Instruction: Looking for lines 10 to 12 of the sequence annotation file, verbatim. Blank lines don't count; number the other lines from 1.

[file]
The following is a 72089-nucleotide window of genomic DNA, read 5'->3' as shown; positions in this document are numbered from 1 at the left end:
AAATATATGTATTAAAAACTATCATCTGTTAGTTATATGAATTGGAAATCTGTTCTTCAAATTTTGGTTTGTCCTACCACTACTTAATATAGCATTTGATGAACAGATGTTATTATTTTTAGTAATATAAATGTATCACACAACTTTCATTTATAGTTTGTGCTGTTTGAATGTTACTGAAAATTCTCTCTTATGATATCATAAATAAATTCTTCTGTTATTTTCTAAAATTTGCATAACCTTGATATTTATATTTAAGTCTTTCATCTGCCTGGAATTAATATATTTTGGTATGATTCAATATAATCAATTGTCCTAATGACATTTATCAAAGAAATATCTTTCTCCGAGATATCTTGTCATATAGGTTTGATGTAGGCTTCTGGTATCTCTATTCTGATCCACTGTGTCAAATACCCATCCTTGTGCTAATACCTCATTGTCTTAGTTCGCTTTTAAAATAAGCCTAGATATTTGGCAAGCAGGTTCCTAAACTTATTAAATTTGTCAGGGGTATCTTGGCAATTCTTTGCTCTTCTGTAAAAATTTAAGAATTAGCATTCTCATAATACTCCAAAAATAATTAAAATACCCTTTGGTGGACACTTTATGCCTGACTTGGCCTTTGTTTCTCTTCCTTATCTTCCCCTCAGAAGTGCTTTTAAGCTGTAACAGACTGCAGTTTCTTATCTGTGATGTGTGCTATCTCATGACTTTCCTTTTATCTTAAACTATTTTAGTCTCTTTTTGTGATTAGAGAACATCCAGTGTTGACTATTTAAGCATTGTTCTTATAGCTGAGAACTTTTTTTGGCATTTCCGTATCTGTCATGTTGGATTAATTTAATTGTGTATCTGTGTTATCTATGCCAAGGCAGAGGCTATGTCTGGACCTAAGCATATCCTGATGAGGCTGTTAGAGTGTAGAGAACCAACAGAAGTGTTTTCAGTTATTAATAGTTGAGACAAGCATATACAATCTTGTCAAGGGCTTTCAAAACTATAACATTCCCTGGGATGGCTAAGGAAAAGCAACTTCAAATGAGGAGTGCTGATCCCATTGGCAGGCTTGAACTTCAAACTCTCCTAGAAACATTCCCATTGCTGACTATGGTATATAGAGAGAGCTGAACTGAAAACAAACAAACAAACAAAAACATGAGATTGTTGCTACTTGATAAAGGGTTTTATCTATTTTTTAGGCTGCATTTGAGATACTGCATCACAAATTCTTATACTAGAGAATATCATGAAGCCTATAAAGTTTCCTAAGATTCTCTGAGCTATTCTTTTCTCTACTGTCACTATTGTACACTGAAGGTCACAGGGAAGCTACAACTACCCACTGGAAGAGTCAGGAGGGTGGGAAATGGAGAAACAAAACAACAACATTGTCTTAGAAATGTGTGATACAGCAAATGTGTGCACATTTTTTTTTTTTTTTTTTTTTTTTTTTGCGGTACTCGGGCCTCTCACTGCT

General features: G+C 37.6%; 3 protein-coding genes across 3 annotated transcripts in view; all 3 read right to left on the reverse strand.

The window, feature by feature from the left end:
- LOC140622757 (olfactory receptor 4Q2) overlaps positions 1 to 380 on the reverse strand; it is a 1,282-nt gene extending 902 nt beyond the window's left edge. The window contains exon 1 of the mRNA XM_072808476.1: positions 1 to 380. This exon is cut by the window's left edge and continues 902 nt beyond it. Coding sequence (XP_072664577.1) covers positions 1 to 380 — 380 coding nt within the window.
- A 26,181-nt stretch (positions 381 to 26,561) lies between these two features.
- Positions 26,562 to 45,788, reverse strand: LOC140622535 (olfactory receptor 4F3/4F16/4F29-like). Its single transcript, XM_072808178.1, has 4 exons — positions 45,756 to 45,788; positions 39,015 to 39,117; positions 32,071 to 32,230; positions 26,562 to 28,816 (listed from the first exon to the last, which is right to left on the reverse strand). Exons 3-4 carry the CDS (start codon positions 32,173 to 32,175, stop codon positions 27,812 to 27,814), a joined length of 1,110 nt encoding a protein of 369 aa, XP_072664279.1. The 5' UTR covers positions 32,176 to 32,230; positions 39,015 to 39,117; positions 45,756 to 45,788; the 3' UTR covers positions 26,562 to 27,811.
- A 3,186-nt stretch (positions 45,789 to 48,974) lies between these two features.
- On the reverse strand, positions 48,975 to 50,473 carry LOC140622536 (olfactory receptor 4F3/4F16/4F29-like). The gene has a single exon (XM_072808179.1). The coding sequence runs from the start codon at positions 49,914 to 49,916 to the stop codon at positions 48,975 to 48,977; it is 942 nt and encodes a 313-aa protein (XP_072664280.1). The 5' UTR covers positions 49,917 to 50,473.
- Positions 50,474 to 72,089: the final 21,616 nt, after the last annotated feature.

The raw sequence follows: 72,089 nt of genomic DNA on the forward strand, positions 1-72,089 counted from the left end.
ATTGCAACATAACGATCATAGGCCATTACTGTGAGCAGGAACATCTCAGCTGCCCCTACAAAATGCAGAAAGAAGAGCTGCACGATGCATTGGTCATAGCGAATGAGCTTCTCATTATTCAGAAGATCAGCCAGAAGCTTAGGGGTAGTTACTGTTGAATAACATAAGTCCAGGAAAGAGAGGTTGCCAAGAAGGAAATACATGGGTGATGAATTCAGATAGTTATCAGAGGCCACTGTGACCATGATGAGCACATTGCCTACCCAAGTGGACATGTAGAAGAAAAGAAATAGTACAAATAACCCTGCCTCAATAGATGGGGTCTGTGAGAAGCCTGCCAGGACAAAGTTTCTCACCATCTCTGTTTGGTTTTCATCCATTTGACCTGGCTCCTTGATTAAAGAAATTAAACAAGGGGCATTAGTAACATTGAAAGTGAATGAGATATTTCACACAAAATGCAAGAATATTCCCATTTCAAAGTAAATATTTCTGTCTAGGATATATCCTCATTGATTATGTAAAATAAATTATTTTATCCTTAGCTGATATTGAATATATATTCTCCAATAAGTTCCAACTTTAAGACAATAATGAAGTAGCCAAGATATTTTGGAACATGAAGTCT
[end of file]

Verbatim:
- Positions 50,474 to 72,089: the final 21,616 nt, after the last annotated feature.

The raw sequence follows: 72,089 nt of genomic DNA on the forward strand, positions 1-72,089 counted from the left end.
ATTGCAACATAACGATCATAGGCCATTACTGTGAGCAGGAACATCTCAGCTGCCCCTACAAAATGCAGAAAGAAGAGCTGCACGATGCATTGGTCATAGCGAATGAGCTTCTCATTATTCAGAAGATCAGCCAGAAGCTTAGGGGTAGTTACTGTTGAATAACATAAGTCCAGGAAAGAGAGGTTGCCAAGAAGGAAATACATGGGTGATGAATTCAGATAGTTATCAGAGGCCACTGTGACCATGATGAGCACATTGCCTACCCAAGTGGACATGTAGAAGAAAAGAAATAGTACAAATAACCCTGCCTCAATAGATGGGGTCTGTGAGAAGCCTGCCAGGACAAAGTTTCTCACCATCTCTGTTTGGTTTTCATCCATTTGACCTGGCTCCTTGATTAAAGAAATTAAACAAGGGGCATTAGTAACATTGAAAGTGAATGAGATATTTCACACAAAATGCAAGAATATTCCCATTTCAAAGTAAATATTTCTGTCTAGGATATATCCTCATTGATTATGTAAAATAAATTATTTTATCCTTAGCTGATATTGAATATATATTCTCCAATAAGTTCCAACTTTAAGACAATAATGAAGTAGCCAAGATATTTTGGAACATGAAGTCT